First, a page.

Remember Me: Michael Gough

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Stars bring a character to life on the screen; but behind them is another kind of actor that brings life to that character’s world.  They are the seasoning which turns a good meal into a great meal, the chinking keeping a cold wind from blowing through the holes in a script.  Call them what you will:  supporting players, character actors, familiar faces, second bananas.  To most viewers, their names mean nothing, and a headshot over their obituary usually draws little more than an, “Oh, yeah, that guy!” They rarely get their due, often only at their passing, which, sadly, makes it time to give one of the best his due – Michael Gough, who died this week at the age of 94.

All of his obits usually start with saying he was best known for his role as Batman’s faithful butler Alfred in the Tim Burton version of Batman (1989) and its three sequels.  That’s often the lot of a supporting player like Gough; they’re always “best known” for their most visible role.  But this almost always does them a disservice.  Actors like Gough are not about a role, but a body of work, a function if you will, to step in and step up, make a scene snap and pop with little direction, little instruction, knowing what they’re there to do the minute they get the call.

That’s how they get to have careers like Gough:  64 years long, over 100 film credits as well as work on TV, in just about every kind of story.  He worked horror (genre devotees – like Burton — especially remember his work for Hammer from the late 1950s into the 1960s in films like Horror of Dracula [1958] and Horrors of the Black Museum [1959]) to upscale class A drama (Out of Africa [1985]; a 1967 Brit TV series version of Pride and Prejudice); the broadest of broad slapstick (Top Secret! [1984]) to the cheesiest of sci fi (Konga [1961]; They Came from Beyond Space [1967]); grand camp (The Avengers Brit TV series in the late 60s) to great cinema (The Age of Innocence [1993]).

And this doesn’t count his substantial stage resume.  Gough –  like most of the memorable British actors of his generation –  found his start in the theater.  He’d studied at the Old Vic and was soon in demand for roles in London’s West End theater district.  Even as a film and TV regular, he never gave up the stage and copped a Tony in 1979 for his work in Alan Ayckbourn’s comedy, Bedroom Farce.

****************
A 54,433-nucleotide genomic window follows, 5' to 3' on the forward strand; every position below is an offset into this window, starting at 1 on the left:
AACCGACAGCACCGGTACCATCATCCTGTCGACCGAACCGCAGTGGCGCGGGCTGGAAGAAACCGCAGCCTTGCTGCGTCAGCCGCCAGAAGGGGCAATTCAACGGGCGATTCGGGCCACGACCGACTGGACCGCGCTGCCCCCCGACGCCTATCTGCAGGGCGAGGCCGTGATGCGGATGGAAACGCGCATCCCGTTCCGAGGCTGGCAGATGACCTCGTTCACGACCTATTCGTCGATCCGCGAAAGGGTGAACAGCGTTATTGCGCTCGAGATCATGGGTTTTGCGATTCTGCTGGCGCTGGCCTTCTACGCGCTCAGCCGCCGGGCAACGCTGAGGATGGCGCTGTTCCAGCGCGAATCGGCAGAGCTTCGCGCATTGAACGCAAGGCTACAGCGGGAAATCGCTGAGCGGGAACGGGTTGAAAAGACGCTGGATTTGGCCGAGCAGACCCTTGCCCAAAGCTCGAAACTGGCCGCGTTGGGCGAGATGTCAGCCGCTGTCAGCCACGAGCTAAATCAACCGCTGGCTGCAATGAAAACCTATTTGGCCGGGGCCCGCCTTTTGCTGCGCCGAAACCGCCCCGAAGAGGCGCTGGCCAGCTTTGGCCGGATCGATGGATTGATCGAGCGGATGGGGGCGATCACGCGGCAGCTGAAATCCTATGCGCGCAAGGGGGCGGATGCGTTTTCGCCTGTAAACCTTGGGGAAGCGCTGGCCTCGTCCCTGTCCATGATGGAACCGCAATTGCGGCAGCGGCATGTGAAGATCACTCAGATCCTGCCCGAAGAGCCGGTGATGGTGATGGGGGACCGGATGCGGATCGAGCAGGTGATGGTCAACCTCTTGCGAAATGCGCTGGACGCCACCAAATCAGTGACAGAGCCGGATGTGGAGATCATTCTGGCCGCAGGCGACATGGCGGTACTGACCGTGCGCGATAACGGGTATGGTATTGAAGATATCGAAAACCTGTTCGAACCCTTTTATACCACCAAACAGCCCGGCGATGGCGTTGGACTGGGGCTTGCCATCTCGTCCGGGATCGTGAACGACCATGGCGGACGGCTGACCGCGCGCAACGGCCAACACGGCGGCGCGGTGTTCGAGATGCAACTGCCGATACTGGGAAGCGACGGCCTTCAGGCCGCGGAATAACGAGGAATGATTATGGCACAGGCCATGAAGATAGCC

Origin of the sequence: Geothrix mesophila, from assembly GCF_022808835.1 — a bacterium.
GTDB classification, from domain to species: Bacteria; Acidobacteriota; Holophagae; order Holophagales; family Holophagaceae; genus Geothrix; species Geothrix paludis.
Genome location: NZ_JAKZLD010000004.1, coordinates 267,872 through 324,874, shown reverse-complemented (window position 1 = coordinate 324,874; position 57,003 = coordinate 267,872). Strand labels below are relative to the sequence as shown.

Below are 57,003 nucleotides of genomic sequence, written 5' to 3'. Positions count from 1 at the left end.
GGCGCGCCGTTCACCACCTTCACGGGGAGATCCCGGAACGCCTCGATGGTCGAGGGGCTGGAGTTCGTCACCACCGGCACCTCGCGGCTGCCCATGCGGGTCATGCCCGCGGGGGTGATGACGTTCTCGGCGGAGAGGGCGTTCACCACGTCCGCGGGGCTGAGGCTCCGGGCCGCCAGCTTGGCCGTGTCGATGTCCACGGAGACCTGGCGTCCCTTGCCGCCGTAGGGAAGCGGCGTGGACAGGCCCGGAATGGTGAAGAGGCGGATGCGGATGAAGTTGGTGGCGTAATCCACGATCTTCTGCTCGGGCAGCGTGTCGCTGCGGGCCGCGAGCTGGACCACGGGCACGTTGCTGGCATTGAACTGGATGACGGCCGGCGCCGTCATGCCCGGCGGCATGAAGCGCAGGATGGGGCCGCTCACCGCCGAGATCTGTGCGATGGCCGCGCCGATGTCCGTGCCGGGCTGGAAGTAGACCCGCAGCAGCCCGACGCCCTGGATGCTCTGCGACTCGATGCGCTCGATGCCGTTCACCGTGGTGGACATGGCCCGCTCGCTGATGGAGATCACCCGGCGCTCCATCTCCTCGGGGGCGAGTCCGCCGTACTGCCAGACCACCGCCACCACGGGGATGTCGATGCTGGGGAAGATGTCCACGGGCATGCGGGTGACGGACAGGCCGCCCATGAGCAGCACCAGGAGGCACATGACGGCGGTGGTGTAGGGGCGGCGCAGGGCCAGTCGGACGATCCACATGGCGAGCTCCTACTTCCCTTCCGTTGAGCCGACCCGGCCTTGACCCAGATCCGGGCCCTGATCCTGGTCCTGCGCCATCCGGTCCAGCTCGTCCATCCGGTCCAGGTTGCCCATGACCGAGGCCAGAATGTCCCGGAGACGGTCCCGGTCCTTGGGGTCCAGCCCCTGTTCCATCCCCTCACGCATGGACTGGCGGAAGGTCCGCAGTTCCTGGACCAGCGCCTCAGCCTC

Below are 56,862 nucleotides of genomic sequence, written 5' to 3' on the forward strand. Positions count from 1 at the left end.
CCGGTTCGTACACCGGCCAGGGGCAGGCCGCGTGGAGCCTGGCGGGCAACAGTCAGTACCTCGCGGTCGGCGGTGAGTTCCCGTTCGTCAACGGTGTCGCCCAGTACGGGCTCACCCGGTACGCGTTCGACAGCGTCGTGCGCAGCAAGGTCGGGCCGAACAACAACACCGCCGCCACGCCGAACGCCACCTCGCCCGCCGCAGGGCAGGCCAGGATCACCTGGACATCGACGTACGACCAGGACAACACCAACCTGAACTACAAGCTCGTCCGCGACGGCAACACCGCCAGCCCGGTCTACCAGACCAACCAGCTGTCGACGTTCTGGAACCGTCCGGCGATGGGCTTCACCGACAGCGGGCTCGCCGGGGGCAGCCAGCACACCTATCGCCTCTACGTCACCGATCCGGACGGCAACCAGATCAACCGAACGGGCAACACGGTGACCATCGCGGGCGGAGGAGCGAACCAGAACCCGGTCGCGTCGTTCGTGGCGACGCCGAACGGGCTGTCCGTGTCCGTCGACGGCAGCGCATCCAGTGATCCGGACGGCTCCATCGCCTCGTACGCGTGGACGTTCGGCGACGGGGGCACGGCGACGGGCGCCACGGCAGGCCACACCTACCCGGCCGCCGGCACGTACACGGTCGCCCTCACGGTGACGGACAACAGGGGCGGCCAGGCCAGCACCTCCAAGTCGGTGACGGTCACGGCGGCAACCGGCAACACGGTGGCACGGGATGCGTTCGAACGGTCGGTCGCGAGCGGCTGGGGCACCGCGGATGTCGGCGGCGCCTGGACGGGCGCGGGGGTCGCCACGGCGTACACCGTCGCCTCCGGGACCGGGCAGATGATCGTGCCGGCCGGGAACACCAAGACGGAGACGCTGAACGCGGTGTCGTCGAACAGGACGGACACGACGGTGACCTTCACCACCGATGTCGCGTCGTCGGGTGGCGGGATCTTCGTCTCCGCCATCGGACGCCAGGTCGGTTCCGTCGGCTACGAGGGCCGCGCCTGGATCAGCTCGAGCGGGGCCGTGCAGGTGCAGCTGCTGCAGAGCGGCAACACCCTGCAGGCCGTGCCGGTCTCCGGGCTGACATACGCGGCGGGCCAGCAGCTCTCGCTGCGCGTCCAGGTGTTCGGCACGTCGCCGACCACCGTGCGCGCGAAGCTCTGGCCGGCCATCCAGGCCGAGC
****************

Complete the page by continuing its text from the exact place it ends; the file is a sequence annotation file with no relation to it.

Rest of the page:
Though his film roles tended to feature his patrician bearing and a certain silky elegance, on stage he showed how ruthlessly he could chase down a laugh.  In a West End production of John Osborne’s A Patriot for Me, Gough’s Baron von Epp ruled over a drag ball as a gowned and tiara-ed Queen Alexandra, complete with handbag and fluttering fan.

Though he never gained the stature of contemporaries like Olivier, Richardson, Gielgud, it was not through lack of talent.  Olivier himself thought enough of Gough to cast him in his screen adaptation of Richard III (1955), a veritable showcase of English theater big guns including the above named Big Three.

As is the British theatrical tradition, the material – at least on film and TV – was secondary.  Dr. Who or Pride and Prejudice; no matter.  A working actor works, and as a craftsman he always does his work as well as he can:  big screen, little screen, schlock, high art – all done with the same commitment, the same finesse, the same class.  That was Gough.  Whether he was playing the mad scientist in a poor boy’s King Kong like Konga, or deliciously playing the silliness straight-faced in Top Secret, or taking his place in the Battleship Row of class acts in the background ensemble of Scorsese’s tribute to Ophuls in The Age of Innocence, no matter how big or how small the part, he never condescended, he never phoned it in, and, with a sniper’s precision, always knew his place in the wider fabric and never showboated; Michael Gough was always there.

And in another grand theatrical tradition, he remained in his traces nearly to the end.  When his body could no longer hold up to the rigors of the work, he still had that lovely, regal voice which enlivened animated characters in The Corpse Bride (2005) and Alice in Wonderland (2010), both from Gough fan Tim Burton.

The familiar faces, the second bananas; with a combination of talent, skill, and a certain particular charm, they keep their few lines and few scenes from being throwaways, make the smallest characters come alive in the same moment in the same world as the biggest characters played by the biggest stars.  Their value is never appreciated until they’re absent and then you suddenly notice a movie becomes a little less alive, a story a bit less vibrant and full, the screen a little emptier.

Michael Gough passed this week, and now we can appreciate what he gave us because our screen is now forever a little emptier.

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